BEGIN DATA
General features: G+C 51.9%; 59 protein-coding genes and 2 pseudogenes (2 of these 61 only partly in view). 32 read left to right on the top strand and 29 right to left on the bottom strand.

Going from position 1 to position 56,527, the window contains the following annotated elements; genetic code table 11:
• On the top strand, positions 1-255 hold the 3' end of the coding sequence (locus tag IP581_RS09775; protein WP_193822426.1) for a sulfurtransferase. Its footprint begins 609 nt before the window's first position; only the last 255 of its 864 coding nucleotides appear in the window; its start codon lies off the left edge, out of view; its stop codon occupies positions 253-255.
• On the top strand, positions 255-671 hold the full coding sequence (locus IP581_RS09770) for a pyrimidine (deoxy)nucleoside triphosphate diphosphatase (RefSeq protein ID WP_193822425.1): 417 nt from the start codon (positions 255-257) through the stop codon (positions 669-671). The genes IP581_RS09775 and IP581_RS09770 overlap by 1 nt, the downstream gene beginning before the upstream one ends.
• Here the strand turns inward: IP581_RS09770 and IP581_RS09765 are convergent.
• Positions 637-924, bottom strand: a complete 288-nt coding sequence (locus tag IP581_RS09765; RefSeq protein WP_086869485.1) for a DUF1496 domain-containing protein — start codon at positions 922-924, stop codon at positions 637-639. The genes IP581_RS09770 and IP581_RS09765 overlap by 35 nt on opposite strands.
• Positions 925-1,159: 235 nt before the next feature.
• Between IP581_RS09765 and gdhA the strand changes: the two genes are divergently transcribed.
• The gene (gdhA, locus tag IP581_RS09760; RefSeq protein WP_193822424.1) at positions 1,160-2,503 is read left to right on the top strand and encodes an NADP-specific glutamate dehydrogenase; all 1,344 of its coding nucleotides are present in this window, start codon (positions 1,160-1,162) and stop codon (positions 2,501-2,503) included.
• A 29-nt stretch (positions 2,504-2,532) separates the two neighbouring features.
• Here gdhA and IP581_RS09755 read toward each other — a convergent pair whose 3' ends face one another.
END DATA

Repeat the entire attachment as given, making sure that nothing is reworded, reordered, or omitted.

General features: G+C 51.9%; 59 protein-coding genes and 2 pseudogenes (2 of these 61 only partly in view). 32 read left to right on the top strand and 29 right to left on the bottom strand.

Going from position 1 to position 56,527, the window contains the following annotated elements; genetic code table 11:
• On the top strand, positions 1-255 hold the 3' end of the coding sequence (locus tag IP581_RS09775; protein WP_193822426.1) for a sulfurtransferase. Its footprint begins 609 nt before the window's first position; only the last 255 of its 864 coding nucleotides appear in the window; its start codon lies off the left edge, out of view; its stop codon occupies positions 253-255.
• On the top strand, positions 255-671 hold the full coding sequence (locus IP581_RS09770) for a pyrimidine (deoxy)nucleoside triphosphate diphosphatase (RefSeq protein ID WP_193822425.1): 417 nt from the start codon (positions 255-257) through the stop codon (positions 669-671). The genes IP581_RS09775 and IP581_RS09770 overlap by 1 nt, the downstream gene beginning before the upstream one ends.
• Here the strand turns inward: IP581_RS09770 and IP581_RS09765 are convergent.
• Positions 637-924, bottom strand: a complete 288-nt coding sequence (locus tag IP581_RS09765; RefSeq protein WP_086869485.1) for a DUF1496 domain-containing protein — start codon at positions 922-924, stop codon at positions 637-639. The genes IP581_RS09770 and IP581_RS09765 overlap by 35 nt on opposite strands.
• Positions 925-1,159: 235 nt before the next feature.
• Between IP581_RS09765 and gdhA the strand changes: the two genes are divergently transcribed.
• The gene (gdhA, locus tag IP581_RS09760; RefSeq protein WP_193822424.1) at positions 1,160-2,503 is read left to right on the top strand and encodes an NADP-specific glutamate dehydrogenase; all 1,344 of its coding nucleotides are present in this window, start codon (positions 1,160-1,162) and stop codon (positions 2,501-2,503) included.
• A 29-nt stretch (positions 2,504-2,532) separates the two neighbouring features.
• Here gdhA and IP581_RS09755 read toward each other — a convergent pair whose 3' ends face one another.